Posted by: cprferry | June 23, 2009 2:54 PM | Report abuse

Metro was able to go a long time with very few major accidents. I think that the incidents of the last year or so show us how the system is starting to age after 30 years. Hopefully folks will see our transportation system infrastructure as a real role of government/taxpayer funds and divert some of that cash for clunkers and home buyers funds back into up grading the Metro and other mass transit systems around our great country.

I have a feeling the initial 911 callers from Metro gave the dispatchers what information they had. The driver of the rear train was not really able to make a report, and the driver of the front train was six cars ahead of the crash, the rest of Metro's employees were not there. DC Fire seems to have done a wonderful job, and Metro did the best that they could with what they had.

I realize it is frustrating waiting to find out why your way home is not working, but there was also no purpose in announcing to the entire system that their was a major collision on the tracks either. Metro should be commended for the great service that they provide. They remain the best mass transit system in the country, at least in the eyes of this biased DC Native.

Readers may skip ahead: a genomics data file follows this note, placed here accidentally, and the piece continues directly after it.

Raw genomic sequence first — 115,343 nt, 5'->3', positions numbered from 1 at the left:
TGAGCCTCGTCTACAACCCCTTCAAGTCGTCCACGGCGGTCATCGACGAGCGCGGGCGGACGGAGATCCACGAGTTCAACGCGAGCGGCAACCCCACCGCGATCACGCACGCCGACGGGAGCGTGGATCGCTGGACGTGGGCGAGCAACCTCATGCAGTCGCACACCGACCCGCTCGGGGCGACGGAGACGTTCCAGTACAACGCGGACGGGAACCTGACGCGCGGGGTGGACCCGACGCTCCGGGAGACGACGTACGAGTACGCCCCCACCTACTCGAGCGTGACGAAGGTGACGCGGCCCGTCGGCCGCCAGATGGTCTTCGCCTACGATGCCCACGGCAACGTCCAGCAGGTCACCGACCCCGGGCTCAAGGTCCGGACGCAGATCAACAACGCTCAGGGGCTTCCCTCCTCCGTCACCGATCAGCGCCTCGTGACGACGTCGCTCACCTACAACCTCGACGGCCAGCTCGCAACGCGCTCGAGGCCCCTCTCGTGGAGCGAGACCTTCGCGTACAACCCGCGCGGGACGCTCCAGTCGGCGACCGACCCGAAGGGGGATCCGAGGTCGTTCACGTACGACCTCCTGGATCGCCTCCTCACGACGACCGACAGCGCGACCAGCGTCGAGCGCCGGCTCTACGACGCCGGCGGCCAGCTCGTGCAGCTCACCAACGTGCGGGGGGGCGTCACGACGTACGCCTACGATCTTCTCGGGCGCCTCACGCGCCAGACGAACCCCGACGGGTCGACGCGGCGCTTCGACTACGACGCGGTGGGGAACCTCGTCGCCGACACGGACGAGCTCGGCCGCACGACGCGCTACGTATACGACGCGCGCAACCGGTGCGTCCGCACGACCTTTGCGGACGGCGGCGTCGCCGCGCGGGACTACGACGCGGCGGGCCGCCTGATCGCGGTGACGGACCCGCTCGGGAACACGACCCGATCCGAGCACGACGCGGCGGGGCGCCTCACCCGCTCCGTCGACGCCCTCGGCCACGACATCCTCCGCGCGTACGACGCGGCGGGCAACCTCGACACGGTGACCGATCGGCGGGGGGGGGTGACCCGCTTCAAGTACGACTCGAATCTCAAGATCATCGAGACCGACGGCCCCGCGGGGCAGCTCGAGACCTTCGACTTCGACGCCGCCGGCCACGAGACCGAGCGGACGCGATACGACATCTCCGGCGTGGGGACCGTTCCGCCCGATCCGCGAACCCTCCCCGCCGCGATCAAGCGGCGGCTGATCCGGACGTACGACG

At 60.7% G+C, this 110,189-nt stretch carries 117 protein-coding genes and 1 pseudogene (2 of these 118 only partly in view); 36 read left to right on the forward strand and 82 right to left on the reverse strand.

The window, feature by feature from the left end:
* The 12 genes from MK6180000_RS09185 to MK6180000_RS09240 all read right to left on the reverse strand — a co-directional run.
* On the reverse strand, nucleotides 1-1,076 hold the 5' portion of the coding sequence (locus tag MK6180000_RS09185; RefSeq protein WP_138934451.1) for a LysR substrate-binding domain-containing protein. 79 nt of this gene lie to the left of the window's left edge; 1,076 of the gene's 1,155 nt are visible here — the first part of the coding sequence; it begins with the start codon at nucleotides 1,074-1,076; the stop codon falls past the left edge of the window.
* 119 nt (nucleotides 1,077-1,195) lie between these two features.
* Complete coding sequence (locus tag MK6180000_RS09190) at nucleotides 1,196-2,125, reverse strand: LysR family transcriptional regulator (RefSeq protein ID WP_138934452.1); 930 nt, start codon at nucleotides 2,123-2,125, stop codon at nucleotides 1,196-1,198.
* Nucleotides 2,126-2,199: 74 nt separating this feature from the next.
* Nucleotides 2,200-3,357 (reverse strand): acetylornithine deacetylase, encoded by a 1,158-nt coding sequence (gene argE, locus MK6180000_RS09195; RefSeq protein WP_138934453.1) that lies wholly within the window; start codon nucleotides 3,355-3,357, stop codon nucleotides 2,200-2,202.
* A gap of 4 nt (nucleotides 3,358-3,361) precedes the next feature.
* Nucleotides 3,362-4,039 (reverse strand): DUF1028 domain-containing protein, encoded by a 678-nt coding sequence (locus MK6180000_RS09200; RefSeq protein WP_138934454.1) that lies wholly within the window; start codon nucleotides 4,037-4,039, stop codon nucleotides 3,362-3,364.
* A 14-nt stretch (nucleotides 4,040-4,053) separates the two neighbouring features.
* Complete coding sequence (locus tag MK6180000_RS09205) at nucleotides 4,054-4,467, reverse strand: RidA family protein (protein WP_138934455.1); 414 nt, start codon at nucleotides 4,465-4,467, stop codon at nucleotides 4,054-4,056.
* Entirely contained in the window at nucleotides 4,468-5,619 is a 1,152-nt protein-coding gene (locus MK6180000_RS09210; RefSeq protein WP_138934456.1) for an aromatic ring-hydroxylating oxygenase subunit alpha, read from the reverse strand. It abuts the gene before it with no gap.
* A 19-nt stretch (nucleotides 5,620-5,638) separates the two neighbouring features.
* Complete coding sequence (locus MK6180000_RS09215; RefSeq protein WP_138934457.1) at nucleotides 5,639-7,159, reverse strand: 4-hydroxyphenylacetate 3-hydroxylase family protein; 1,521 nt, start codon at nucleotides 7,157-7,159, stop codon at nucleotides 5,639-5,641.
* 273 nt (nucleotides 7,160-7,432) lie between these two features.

Posted by: OneHillStaffer | June 23, 2009 3:11 PM | Report abuse

Put nicely, metro calling for help-- they weren't there. They weren't aware of the severity. Probably a passenger on a train called it in on the emergency phone or the other train operator that might not have been able to grasp the full impact of the crash.

What is important is that lives were saved, and injuries were treated and they got the personel they needed out there and took care of the situation.

Sure it was an inconvience to many of us, but if you knew someone on that train you wouldn't think of it as an inconvience. Metro took immediate safety procautions slowing the other trains and making sure it wasn't some more severe in the automatic operating trains. And today they took measures to allow more time and space between trains to prevent more from happening. They have done a good job.

Posted by: choc_aid | June 23, 2009 3:20 PM | Report abuse

In the immediate aftermath, I should think the only direct info that WMATA had was essentially from WMATA employees who saw the crash or its aftermath, or perhaps the *struck* train operator who was calling to report an impact (assuming he-she was conscious).